Life

Over-40s gymnastics champ Ursula Goode: 'No wetsuits' our only rule for year-round sea swimming

Gail Bell asks experts and people in the public eye what keeps them going. This week: Coleraine dentist, mum-of-four and the over- 40s novice British champion gymnast twice over, Ursula Goode

Ursula Goode, over-40s Novice British Gymnastics Champion, was originally encouraged in gymnastics by her teachers at St Bride's PS, Belfast
Gail Bell

1 Up and at it – what is your morning routine?

My day starts at 7.30am with Ben and my four children. As a dentist, I work part-time with my husband, so I will either head out to work, or out on a four-mile run.

2 What might you eat in a typical working day for...

Breakfast? I couldn't function without breakfast, so it has to be jumbo porridge oats with soya milk and blueberries or else poached eggs, tomatoes and avocado. If I've got an intensive gym session ahead, then I can eat both.

Lunch? Lunch could be a jacket potato served with cheese and salad.

Dinner? We always eat dinner together as a family round the table. Ben is a fantastic cook, so everything is made from scratch. I have been accused of marrying him just for his culinary skills.

3 Is nutrition important to you?

Yes, as I've gotten older, I've learned that good nutrition is vital, not only to maximise the benefits of my gym training, but also for good recovery and muscle repair. But, in tandem with this, I believe food should also be fun, delicious and social.

4 Best meal ever?

It has to be Rick Stein's Seafood Restaurant in 2001 during our honeymoon in Padstow, Cornwall. We had the most amazing fish and Champagne, then discovered that the bill had been taken care of by Ben's aunt and uncle.

5 Do you have a guilty pleasure?

Dark chocolate.

6 Have you ever been on a diet? If so, how did it go?

I've always had a good appetite, as my mum will testify, but I've never actually dieted – I love food too much and have very little will-power, especially when it comes to chocolate.

7 Do you take health supplements?

No, good nutrition is the best way of getting everything I need.

8 How do you relax?

I relax by swimming – in the sea. I swim around three to four times a week, all year round, with friends from the Arcadia Bathing Club in Portrush. The only rule is: 'No wetsuits'. Probably, my craziest dip was last March in the snow. It was cold, but extremely exhilarating. My ideal day is a day spent in Portrush, a run on the beach, a dip in the sea and then relaxing around the fire with Ben and the kids.

9 Teetotal or tipple?

White wine or bubbles. Life would be very dull without either.

10 Stairs or lift?

I take the stairs every time.

11 Do you have a daily exercise regime? Yes – I work out five times per week and attend Sika Gymnastics Club two or three evenings in the winter, increasing to five evenings in summer. I also run when I can – Saturday morning parkruns to half marathons. I've completed nine to date, including the Great North Run where I met Sir Mo [Farah] and Dame Kelly Holmes. I recently took up cycling and swimming as a result of encouragement from friends and took part in my first tri-a-triathlon – proof that you're never too old to try something new.

12 Best tip for everyday fitness?

Little, but often. Don't aim too high at first – that day will come. I never dreamt I would compete in gymnastics, let alone win a medal. It is a real honour to be the first Northern Ireland gymnast to bring home a British gold medal at adult level.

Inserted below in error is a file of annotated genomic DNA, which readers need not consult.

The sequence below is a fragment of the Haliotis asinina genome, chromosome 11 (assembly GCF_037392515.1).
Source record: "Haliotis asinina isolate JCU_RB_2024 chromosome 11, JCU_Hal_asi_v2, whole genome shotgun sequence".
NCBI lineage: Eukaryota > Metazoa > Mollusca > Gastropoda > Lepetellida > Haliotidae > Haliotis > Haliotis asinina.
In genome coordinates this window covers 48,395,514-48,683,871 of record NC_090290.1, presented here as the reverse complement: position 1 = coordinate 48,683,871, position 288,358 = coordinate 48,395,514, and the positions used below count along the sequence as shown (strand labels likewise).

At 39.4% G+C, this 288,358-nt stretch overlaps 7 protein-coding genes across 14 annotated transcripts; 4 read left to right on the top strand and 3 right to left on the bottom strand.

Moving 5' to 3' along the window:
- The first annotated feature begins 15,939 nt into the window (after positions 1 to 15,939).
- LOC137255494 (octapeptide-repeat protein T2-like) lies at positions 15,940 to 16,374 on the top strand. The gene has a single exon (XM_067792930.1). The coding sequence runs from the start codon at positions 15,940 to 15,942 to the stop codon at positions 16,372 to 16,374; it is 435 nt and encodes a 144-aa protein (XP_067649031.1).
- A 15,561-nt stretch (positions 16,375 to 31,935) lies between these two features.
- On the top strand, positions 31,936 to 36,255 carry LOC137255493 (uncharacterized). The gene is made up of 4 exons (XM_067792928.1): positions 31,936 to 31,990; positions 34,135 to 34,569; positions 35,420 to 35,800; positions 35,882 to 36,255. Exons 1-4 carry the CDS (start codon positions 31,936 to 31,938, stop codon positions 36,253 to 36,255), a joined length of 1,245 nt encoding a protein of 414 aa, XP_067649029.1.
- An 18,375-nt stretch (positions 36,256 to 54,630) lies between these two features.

13 On a scale of one to 10, how fit do you think you are and how fit would you like to be?

I would suggest an eight, but I hope to be a 10 some day.

14 Have you tried, or would you try, alternative therapy? Yes, I'm an absolute convert to acupuncture. It cured my migraines.

15 Were school sports happy times or do you have a memory you would rather forget?

I was quite sporty at school; I wasn't anything exceptional, but I was always encouraged by my teachers. Mr McVeigh at St Bride's Primary School, Belfast, saw me in the playground practising front walkovers and cartwheels and asked my mum to sign me up to a local gymnastics club.

16 Did you ever have a health epiphany which made you change your lifestyle?

I returned to gymnastics, after 21 years, following the birth of my third daughter. I had postnatal depression and gymnastics played a huge part in my recovery. I went on to have baby number four and went back when he was 10 weeks old. I can't imagine my life without gymnastics.

17 Best health/lifestyle advice you were ever given and would pass on to others?

You don't know what you're capable of until you're brave enough to try. I recently read Eat, Sweat, Play by Anna Kessel, a must-read for women involved in sport or who are thinking about sport with young daughters. I'm convinced that normalising sport, especially for young girls, can help lay the foundations for a healthy life.

18 Who inspires you or who would you try to emulate in terms of fitness / attitude to life?

Meeting Paul Sinton-Hewitt, the originator of parkrun, was inspiring for me. He told me junior parkrun would be a game-changer in this country. I volunteer as a run director in Portrush as a result of that encounter.

19 What time do you normally get to bed and do you get enough sleep?

I usually get to bed around 10.30pm, but it's still not early enough, as I tend to read late into the night.

20 Would you say you have a healthy attitude towards your own mortality?

The older I've become, the more I realise how important it is to be thankful for what you've got. Other than family, nothing else is more important than health and you can't take it for granted. If I can spend each day with my family and try to give the best of myself in everything I do, then I will be ready to meet God.

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